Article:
PATRICK BLANC is a big name in the world of botany. So big, in fact, that he recently had a species of plant named after him. “One species I discovered on Palawan Island in the Philippines now has my name, Begonia blancii,” he declares proudly. “At the same time I did also discover three more species, but only one has my name. It's very beautiful, it has very special shaped leaves, I like it very much.”
Although it's native to the Philippines, there's no doubt that you can also find a few specimens of Begonia blancii in Blanc's greenhouse-cum-study-cum-laboratory in his house on the outskirts of Paris. This wacky workshop is completely covered in exotic plants, with enormous ferns sprouting directly out of the walls and a tangle of long, stringy roots dangling from the ceiling. It's here, amid the muddle of leaves and branches, that Blanc dreams up vertical gardens for clients around the world.
Vertical gardens, which are sometimes called “green walls” or “living walls”, are plant-covered surfaces that are becoming popular features in hotels, offices and apartments. There's a lot of science behind them but, in layman's terms, they involve growing plants directly out of a felt-covered frame that is then attached to a wall. Remarkably, there's no soil necessary for these plants to survive, and plenty of ground-dwelling species fare surprisingly well in this suspended position.
Blanc didn't actually invent vertical gardens, but he is singlehandedly responsible for bringing them into the public eye. “Twenty years ago I was the only one in the world [making green walls] but now there are copies everywhere – but it's good because it means I had a good idea,” Blanc admits with a laugh. “Now there are thousands of people doing vertical gardens – some are not good at all, but some are really OK, so I'm very happy because I did create a new way to bring cities, people and plants together. I'm very, very proud of that.”
Although he started off in Europe, Blanc has now completed projects on six continents for more than 100 clients. One of Blanc's best-known designs, especially within Asia, is his curvy vertical garden that arches along the lobby of Hong Kong's Hotel Icon. There are more than 200 species of plants packed into that one indoor piece, and Blanc had some of them flown in from across the world. “There are some Asian plants in there, but most of the plants at Hotel Icon are actually from tropical America,” Blanc says. “Among the ferns there are some native species, because in Hong Kong in your forests you have many interesting plants.”
Another unusual indoor vertical garden that Blanc has recently completed is an installation in the atrium of EmQuartier shopping mall in Bangkok. Here, Blanc has hung a 103-metre-long spiral frame from the ceiling, which has been completely covered by hanging plants that he collected from around Thailand and Malaysia. The vertical garden spans several storeys, and the idea is that dangling roots will eventually dip into a water feature on the ground floor. This indoor piece completely transforms the space, but it does require a bit of maintenance. “Of course inside you need to have very [neat] plants, so usually every two months or one month you have just light intervention to remove some dead leaves,” Blanc explains.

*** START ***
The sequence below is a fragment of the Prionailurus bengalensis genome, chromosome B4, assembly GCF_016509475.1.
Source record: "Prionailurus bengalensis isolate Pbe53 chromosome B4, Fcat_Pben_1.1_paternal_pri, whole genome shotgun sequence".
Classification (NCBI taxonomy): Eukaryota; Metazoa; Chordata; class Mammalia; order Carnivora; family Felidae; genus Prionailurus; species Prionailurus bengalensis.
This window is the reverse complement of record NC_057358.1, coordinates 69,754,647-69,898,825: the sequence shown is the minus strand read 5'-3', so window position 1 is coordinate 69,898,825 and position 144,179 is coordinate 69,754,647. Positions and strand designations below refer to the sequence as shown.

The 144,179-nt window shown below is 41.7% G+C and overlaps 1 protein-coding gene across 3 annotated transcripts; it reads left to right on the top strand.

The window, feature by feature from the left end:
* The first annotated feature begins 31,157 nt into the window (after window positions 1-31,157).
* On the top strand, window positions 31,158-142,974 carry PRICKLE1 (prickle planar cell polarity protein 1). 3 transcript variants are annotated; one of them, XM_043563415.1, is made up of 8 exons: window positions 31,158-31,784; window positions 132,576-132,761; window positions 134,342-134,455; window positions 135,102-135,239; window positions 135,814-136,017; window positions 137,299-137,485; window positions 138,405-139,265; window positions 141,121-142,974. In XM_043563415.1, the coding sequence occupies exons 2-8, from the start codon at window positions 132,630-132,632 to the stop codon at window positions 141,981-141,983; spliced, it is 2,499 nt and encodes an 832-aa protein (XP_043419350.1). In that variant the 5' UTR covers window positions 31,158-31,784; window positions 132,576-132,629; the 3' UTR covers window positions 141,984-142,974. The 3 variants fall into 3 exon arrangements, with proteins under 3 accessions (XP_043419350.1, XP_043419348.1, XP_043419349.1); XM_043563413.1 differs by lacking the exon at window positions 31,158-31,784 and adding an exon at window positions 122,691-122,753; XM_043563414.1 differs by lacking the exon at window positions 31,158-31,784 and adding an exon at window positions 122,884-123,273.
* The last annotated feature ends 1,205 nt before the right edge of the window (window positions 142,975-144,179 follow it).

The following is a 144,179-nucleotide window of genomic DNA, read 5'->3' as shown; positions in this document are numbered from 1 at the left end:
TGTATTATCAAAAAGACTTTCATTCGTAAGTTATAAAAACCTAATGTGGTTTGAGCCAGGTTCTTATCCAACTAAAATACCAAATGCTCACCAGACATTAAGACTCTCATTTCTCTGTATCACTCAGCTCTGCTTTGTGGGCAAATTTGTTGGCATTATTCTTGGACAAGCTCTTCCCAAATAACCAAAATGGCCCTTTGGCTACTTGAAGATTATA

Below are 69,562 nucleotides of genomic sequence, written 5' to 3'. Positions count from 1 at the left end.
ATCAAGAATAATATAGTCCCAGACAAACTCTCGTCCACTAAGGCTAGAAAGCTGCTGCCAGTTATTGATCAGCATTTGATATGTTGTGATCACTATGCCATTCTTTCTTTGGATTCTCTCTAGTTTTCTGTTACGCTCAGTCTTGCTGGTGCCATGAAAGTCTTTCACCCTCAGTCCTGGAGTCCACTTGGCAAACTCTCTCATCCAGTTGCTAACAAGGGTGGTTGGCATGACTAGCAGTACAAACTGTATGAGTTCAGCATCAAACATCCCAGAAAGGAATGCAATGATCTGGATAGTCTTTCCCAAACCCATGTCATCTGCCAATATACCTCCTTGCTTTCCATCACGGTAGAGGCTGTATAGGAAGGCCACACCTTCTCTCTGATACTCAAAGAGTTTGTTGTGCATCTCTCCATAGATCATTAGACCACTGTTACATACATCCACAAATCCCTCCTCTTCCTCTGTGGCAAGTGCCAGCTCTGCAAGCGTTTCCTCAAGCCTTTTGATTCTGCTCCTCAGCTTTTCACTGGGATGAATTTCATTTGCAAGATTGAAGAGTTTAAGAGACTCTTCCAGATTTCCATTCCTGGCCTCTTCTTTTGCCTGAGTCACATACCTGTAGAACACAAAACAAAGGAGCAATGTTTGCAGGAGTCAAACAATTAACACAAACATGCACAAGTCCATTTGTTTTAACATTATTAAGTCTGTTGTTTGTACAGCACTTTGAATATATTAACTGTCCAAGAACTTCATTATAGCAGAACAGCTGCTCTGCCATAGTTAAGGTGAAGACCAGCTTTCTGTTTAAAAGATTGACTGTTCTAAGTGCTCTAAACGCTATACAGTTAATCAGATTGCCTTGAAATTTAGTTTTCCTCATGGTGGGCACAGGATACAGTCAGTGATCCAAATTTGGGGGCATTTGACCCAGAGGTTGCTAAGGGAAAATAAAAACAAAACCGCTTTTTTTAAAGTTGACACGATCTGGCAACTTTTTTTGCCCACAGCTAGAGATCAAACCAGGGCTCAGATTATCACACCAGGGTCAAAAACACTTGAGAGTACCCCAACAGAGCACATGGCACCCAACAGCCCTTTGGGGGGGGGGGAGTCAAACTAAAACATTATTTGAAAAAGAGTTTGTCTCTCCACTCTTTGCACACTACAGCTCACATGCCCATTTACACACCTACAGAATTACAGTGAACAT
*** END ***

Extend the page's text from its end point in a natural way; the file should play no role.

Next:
Outdoor vertical gardens generally require less upkeep, though every project has its own particular challenges. Something that Blanc is contending with more and more frequently is height, as clients are starting to ask for green walls up the sides of skyscrapers. One Central Park in Sydney, a luxury apartment block that opened last year, was the first time that height was a serious issue, and Blanc had to be careful to select species that could survive the strong winds at the top of the 135-metre-tall green wall. That vertical garden has thrived so far, and One Central Park was last year named Best Tall Building Worldwide by the Council on Tall Buildings and Urban Habitat.
As with buildings themselves, vertical gardens just keep getting taller and taller, and Blanc is currently working on the 200-metre-high Le Nouvel towers in Kuala Lumpur. “But in Kuala Lumpur it's not really a vertical garden,” Blanc muses, “it's plants climbing up successive planter boxes all the way up the facade.” Alongside that skyscraper project in Malaysia, Blanc is also working in Japan. “I have a big project at the Shinkansen train station and two years ago I did collect plants in the mountains around the city of Yamaguchi, so I've been using native plants of the Yamaguchi area for that project,” he reveals.
Blanc has taken his role as poster boy for vertical gardens to heart, and his green hair and love of floral shirts have made him something of a celebrity in the design world. But beneath his eccentric style lies a wealth of scientific knowledge about plants (he holds a part-time post in France at the National Center for Scientific Research), which is what makes him so sure that vertical gardens are the future.
“Now everybody is talking about the problem of global warming and you can see that if cities could have many more vertical gardens then the warming of the cities would be reduced,” he exclaims. “Of course with cars, the depollution of the air is very important. But what is most important, I think, is for people to have the feeling of well-being and the feeling of nature coming back to the cities. In Hong Kong you take a taxi and after 20 minutes you are on Hong Kong Peak and you're totally inside nature. It's important for places like Hotel Icon to have a kind of nature coming back to the centre of cities.”